About this Blog

Photo Writing is the web version of the Photo Writing mini-magazine produced by Limephoto and Emil von Maltitz since 2010. As of 2015 it is now completely online. Feel free to browse through the articles and please leave comments in the comments section if you would like to engage with us.

Wednesday, December 10, 2014

Monotone Mountains - November Drakensberg Workshop

Getting back from Namibia I found myself hurled into commercial work - immediately photographing everything from windmills to recycled truck tyres. Reviews that were waiting in the wings also suddenly needed to be finished and my days were literally 3 hours too short to get everything done. Thrown into the middle of the end of year chaos, a quick Drakensberg workshop was like a visit to the doctor (or a zen garden possibly). My world found calm once more and I was able to breathe without thinking of deadlines, even if only for a few days.  2014 has been a hectic year with numerous workshops, a turgid financial start for most photographers I know and a sprint to the finish of December. As a result I found myself playing with image ideas that are different to my usual oeuvre - namely fiddling in monochrome.

Friday, December 5, 2014

Composing The Dunes Part 4 - Quiver Trees and Canyons (delayed workshop report)


Crossing the desert one last time we drove between Luderitz and the Fish River Canyon, before snaking our way back north-eastwards to the incredible scenery of the Quiver Tree forests north of Keetmanshoop. Crossing the desert was itself an experience. The tar B4 highway shoots straight as an arrow after the permanent dunes around Kolmanskop towards the west. Distances are truly vast, particularly when you get to the flat landscape of the Khoichab depression that looks more like it should be found on Mars than on earth. Searing heat throws up shimmering mirages that double the sense of vastness.

Tuesday, December 2, 2014

Composing The Dunes Part 3 - Picturing Ruins (delayed workshop report)

Traveling south from Sesriem along the D707 is an incredible experience. The vastness of Namibia’s desert landscape is only made more intense by its near emptiness. Our three vehicles moved rapidly along the dirt road that flanks the eastern edge of the Namib-Naukluft National Park, but still distances seemed to crawl by. That’s one of the complications of traveling in Namibia. the distances between locations are enormous. The workshop we are leading takes in four of the most iconic landscape destinations in Africa, but, they each require almost a full day’s traveling to get between.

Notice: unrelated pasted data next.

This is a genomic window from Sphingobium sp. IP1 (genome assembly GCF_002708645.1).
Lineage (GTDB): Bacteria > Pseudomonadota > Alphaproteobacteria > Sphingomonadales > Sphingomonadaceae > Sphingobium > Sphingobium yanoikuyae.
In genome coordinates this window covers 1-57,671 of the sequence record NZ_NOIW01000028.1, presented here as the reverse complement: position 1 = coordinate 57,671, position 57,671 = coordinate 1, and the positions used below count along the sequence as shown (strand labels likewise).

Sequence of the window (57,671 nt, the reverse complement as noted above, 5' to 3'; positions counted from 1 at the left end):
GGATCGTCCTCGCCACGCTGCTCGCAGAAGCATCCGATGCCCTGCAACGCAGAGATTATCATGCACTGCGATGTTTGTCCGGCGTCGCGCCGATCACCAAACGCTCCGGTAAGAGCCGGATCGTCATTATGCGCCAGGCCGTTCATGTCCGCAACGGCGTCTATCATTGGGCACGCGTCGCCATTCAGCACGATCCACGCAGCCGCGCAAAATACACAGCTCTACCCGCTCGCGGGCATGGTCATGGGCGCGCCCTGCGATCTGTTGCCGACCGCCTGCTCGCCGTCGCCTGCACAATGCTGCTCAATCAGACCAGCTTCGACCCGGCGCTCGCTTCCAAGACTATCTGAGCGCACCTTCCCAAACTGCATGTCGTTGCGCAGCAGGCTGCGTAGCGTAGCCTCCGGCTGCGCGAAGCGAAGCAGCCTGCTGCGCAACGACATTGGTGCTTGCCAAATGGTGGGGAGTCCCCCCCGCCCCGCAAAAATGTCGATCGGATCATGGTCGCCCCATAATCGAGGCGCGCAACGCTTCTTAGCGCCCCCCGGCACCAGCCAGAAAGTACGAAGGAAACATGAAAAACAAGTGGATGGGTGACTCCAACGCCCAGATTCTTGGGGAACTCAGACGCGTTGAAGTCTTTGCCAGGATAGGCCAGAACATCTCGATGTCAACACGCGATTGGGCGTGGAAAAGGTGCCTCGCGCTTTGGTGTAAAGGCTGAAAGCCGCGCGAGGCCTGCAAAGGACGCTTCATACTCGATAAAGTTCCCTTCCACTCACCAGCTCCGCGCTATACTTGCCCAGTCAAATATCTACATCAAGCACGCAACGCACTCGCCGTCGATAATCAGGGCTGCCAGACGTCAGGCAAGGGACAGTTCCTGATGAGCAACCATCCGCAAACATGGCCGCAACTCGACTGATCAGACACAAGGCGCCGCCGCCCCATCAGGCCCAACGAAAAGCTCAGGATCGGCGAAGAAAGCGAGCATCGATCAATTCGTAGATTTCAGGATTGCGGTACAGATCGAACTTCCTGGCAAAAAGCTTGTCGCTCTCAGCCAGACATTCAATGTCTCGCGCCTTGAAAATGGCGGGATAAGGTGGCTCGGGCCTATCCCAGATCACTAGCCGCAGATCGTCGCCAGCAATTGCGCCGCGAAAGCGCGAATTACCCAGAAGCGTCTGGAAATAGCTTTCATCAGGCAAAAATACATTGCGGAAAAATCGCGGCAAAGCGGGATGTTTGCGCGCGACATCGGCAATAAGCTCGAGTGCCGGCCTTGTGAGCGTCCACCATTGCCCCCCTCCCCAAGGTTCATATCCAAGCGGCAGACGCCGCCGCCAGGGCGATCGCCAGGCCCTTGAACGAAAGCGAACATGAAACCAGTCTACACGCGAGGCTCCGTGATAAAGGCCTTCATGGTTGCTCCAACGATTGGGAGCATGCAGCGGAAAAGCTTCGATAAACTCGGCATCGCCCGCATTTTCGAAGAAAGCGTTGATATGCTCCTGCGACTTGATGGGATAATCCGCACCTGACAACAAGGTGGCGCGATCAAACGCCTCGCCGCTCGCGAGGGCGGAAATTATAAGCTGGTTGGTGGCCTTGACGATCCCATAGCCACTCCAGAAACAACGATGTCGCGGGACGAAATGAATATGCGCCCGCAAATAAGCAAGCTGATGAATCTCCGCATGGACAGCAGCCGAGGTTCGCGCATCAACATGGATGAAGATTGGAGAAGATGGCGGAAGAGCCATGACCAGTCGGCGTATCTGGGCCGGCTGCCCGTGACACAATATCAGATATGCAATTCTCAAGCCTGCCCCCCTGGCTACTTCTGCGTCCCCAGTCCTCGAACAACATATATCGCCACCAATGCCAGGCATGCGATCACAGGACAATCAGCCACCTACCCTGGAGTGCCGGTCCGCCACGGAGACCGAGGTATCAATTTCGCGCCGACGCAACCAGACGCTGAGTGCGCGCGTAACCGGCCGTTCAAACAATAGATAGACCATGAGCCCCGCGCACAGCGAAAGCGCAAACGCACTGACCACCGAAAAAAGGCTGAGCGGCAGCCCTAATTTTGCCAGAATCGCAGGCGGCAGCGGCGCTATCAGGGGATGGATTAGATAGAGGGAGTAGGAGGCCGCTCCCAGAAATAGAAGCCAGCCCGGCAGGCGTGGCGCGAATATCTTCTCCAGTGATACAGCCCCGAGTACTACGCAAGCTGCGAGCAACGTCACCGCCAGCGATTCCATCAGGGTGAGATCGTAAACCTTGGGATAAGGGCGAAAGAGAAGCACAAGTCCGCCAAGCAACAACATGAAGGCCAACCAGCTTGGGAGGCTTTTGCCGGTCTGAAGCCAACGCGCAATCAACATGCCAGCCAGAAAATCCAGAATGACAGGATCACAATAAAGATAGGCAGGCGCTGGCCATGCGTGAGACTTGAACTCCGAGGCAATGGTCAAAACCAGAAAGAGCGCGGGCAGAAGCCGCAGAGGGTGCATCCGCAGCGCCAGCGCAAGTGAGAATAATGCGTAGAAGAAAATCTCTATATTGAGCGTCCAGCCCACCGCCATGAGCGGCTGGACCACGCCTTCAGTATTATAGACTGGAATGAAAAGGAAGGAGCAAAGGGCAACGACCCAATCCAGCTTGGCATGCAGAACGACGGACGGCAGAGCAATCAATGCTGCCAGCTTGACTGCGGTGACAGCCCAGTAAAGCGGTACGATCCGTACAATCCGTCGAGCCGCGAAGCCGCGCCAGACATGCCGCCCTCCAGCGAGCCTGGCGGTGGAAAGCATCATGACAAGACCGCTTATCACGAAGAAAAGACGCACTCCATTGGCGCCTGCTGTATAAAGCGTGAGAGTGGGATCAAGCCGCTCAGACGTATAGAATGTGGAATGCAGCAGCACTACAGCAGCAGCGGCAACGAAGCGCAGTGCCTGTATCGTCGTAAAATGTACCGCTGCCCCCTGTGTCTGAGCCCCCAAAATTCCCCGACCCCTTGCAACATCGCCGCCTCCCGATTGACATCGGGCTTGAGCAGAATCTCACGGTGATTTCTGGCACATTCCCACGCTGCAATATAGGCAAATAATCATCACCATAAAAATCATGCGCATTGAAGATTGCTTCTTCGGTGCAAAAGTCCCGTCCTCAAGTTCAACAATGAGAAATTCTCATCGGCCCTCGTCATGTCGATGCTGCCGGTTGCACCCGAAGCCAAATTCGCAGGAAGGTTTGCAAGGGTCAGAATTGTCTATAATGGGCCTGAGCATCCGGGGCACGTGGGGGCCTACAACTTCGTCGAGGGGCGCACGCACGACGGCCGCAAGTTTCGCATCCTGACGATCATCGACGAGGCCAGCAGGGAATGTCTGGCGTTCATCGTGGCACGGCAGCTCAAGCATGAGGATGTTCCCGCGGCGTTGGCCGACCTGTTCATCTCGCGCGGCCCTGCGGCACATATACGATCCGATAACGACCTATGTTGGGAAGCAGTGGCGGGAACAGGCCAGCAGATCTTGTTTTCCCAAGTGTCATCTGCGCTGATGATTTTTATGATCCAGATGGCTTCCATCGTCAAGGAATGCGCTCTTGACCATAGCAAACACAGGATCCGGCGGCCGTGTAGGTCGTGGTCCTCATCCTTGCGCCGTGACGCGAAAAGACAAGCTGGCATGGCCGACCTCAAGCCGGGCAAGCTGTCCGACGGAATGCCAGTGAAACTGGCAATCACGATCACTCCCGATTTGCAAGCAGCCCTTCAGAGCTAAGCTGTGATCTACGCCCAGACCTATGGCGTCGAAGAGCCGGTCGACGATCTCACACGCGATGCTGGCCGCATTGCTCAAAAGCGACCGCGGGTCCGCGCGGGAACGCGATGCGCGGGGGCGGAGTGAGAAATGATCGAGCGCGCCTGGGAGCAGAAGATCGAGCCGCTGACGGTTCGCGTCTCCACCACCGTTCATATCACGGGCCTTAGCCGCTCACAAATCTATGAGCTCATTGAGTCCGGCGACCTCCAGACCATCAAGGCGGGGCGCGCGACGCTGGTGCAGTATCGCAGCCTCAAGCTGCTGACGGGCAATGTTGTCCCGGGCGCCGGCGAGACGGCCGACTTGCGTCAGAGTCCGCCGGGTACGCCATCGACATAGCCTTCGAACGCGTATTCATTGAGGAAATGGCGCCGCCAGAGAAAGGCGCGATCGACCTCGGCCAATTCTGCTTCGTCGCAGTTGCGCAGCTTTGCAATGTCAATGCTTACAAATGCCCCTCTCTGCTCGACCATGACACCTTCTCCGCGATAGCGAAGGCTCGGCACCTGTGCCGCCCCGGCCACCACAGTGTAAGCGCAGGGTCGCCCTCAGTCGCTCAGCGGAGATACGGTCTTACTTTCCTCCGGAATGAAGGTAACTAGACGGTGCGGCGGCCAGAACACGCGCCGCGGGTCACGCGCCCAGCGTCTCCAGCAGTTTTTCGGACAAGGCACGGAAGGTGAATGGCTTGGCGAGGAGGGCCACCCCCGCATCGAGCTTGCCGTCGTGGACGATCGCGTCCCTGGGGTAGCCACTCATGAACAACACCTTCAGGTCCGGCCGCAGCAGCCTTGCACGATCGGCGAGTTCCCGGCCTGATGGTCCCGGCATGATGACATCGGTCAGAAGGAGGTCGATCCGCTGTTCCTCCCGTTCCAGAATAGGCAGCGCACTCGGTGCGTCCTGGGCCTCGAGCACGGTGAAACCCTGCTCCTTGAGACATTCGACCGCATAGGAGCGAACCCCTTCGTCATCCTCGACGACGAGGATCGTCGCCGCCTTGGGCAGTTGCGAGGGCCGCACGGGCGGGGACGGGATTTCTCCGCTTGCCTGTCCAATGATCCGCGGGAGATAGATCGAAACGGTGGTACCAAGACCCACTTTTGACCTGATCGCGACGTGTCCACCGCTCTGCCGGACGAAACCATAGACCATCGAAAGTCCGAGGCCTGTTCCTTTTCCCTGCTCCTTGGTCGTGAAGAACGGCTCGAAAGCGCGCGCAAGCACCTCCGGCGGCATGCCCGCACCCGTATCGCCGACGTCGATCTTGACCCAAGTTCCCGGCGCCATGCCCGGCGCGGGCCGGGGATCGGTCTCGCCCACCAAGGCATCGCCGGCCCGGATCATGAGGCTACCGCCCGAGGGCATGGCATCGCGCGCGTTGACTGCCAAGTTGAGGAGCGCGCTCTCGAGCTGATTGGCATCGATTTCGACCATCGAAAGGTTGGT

Monday, November 24, 2014

Composing the Dunes Part 2 - Ghosts of Trees (delayed workshop report)


The thing that strikes people most strongly when they first encounter the desert is the absolute vastness. It just stretches on forever. The horizon is a shimmering mirage that intensifies the sensation of endlessness. Add a cloudless blue sky and desiccating oven-like heat and you cannot help but be overwhelmed by the waves and waves of red sand marching into the distance. This is the Namib desert. Eerily beautiful and brutally harsh in the same moment.

Tuesday, November 18, 2014

Composing the Dunes - part 1: Spitzkoppe (delayed workshop report)


In what seems like the blink of an eye the Composing the Dunes workshop has suddenly arrived. I'm writing this overlooking the vast expanse of the grassy plains to the east of the Namib Desert on a rest morning that is much needed by our weary group of photographers. Although we have only taken in one of the selected landscape venues of the photography workshop, one of the photographers admitted that it seems unlikely that what we have already seen could possibly be improved upon. Yet, every inch of Namibia is like that. The country is a landscape photographer's dream.

Friday, October 24, 2014

FLM CB38-FTR Review

  

The review on the FLM CB38-FTR ballhead is now available on the Limephoto review page. I had some FLM gear for several months to test out and review and the CB38-FTR was the smallest of the 'full-featured' heads that I worked with.

Touted as FLM's 'all-rounder' ballhead, the CB38-FTR has the advantage of lightweight, but impressive holding ability and functionality. Read the review for more.

The ballhead is available from Sunshineco. in Cape Town, who will also no doubt be at the Johannesburg Photo Expo in November. As a bonus to anyone buying from Sunshineco, mention Emil or Limephoto and you will receive a 15% on your FLM purchase.